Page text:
Receiving an influenza vaccination does not make hospital patients more likely to develop a fever or require additional hospital visits, according to a study published this month in the Mayo Clinic Proceedings.
According to Reuters, CDC recommends virtually all U.S. residents ages six months and older receive an annual flu vaccination by the end of October, but about 50% of U.S. residents do not consistently follow CDC's recommendation. In some cases, physicians are reluctant to vaccinate hospitalized patients out of concern already sick patients could develop complications that would require additional care, Reuters reports.
For the study, researchers analyzed data from three consecutive flu seasons to determine the effects in-hospital flu vaccinations had on a patient's risk of developing a fever or need for additional care via an outpatient setting or hospital readmission. The data included 290,149 U.S. hospitalizations, involving 255,737 patients. Of the patients:
- Nearly 50% were vaccinated against the flu before their hospital stays;
- 27% were unvaccinated for the flu season;
- 16% were vaccinated during their hospital stays; and
- About 7% were vaccinated after they were discharged from the hospital.
The researchers did not design the study to determine whether or how a flu vaccination's timing might directly affect complications such as fever or hospital readmissions, Reuters reports. In addition, the researchers noted that the study did not distinguish between planned and unplanned hospital and doctor visits that occurred during the first week of patients' discharge from the hospital
No association between in-hospital flu vaccine and adverse effects
The researchers found no meaningful difference in risks of fever, needing a checkup for infections, requiring outpatient visits, and hospital readmissions among patients who received a flu vaccination during their hospital stays, those who were vaccinated outside of their hospital stays, or those who never received a flu vaccination.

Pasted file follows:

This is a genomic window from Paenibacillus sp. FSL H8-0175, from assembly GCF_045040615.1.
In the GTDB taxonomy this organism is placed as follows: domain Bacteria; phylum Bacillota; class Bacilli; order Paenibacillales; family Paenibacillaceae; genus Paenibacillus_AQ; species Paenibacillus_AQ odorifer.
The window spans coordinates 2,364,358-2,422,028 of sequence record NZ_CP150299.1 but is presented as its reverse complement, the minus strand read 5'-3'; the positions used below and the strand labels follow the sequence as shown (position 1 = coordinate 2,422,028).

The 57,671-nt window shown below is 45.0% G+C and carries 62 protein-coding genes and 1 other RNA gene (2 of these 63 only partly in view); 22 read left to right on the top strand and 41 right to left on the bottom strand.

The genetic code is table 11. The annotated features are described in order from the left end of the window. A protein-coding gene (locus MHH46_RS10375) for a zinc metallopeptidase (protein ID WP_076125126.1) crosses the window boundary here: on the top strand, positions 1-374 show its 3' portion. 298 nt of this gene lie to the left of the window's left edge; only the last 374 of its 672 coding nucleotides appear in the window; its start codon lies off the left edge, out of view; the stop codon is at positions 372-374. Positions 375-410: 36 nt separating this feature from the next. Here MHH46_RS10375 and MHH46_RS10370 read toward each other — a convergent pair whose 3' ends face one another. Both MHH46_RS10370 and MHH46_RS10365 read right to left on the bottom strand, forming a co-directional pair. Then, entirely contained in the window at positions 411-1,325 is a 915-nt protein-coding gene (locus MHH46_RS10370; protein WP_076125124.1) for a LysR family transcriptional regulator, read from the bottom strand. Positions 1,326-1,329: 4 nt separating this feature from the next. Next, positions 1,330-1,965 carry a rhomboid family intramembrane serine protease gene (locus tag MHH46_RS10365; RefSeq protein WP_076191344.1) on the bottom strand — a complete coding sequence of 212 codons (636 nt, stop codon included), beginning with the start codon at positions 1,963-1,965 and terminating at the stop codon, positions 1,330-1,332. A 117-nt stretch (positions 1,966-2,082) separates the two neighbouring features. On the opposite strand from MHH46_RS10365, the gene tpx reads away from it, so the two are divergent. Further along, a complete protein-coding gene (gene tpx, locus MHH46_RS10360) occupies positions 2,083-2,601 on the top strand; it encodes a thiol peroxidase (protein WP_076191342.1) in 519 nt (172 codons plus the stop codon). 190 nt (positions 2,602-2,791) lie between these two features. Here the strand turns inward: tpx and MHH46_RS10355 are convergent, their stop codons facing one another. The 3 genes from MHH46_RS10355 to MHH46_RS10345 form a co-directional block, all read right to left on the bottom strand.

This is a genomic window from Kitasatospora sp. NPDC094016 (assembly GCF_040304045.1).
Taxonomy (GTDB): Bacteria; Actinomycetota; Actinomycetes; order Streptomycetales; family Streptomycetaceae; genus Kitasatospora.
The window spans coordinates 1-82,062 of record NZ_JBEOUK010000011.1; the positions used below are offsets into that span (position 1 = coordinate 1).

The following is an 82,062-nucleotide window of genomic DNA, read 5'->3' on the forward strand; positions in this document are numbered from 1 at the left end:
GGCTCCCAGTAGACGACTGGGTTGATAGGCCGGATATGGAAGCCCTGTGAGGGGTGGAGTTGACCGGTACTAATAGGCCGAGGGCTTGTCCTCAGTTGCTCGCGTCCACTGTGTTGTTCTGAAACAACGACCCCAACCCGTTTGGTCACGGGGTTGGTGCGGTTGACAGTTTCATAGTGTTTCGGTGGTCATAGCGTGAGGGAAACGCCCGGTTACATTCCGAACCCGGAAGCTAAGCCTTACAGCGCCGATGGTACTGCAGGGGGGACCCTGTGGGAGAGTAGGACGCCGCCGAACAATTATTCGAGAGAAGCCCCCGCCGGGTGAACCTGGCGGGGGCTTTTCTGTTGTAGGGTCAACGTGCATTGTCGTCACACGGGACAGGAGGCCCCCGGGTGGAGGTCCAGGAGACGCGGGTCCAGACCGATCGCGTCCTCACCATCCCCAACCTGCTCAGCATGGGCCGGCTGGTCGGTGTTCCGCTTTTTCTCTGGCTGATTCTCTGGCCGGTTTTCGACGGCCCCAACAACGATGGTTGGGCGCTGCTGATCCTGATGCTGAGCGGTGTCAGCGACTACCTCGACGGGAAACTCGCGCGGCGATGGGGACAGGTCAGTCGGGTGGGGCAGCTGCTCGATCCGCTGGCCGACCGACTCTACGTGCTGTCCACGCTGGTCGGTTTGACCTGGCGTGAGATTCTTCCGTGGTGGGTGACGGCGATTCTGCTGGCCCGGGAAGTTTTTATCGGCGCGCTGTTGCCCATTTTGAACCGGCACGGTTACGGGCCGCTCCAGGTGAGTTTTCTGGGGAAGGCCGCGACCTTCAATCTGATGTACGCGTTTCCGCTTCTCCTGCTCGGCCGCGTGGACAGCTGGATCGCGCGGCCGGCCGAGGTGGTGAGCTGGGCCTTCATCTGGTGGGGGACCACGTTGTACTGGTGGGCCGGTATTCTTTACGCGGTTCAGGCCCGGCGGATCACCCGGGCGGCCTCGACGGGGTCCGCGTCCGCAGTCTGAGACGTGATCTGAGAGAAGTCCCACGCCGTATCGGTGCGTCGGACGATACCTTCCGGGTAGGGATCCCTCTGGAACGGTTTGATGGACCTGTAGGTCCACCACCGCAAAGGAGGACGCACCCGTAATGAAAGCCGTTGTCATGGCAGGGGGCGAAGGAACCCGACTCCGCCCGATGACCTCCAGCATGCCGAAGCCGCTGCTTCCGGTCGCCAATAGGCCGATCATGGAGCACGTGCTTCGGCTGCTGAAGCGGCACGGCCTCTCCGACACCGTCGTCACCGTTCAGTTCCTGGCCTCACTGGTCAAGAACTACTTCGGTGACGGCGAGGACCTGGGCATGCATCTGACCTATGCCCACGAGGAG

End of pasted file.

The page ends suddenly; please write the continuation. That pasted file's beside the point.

Study lead author Sara Tartof of Kaiser Permanente Southern California said, "When someone is hospitalized, that means that they are in a very vulnerable health situation. Clinicians may not want to vaccinate at this time due to concerns that it could complicate care, or make a very sick patient feel even worse. However, we did not find this to be the case."
Kevin Schwartz, a researcher at Public Health Ontario and the University of Toronto who was not involved in the study, said, "This study is a nice reminder that patients who get admitted to hospital who are unvaccinated during flu season can be safely vaccinated before discharge." He said, "There are many studies showing that the yearly flu shot is safe and well tolerated by most patients, even those with significant medical problems." Schwartz added, "Everyone is encouraged to get a flu shot every year in the fall before flu season as the most effective tool to prevent influenza and its associated complications for yourself and those around you" (Rapaport, Reuters, 1/25).
How to avoid the flu when you fly
Download this infographic to learn about both the obvious and less obvious locations where germs on planes are rampant.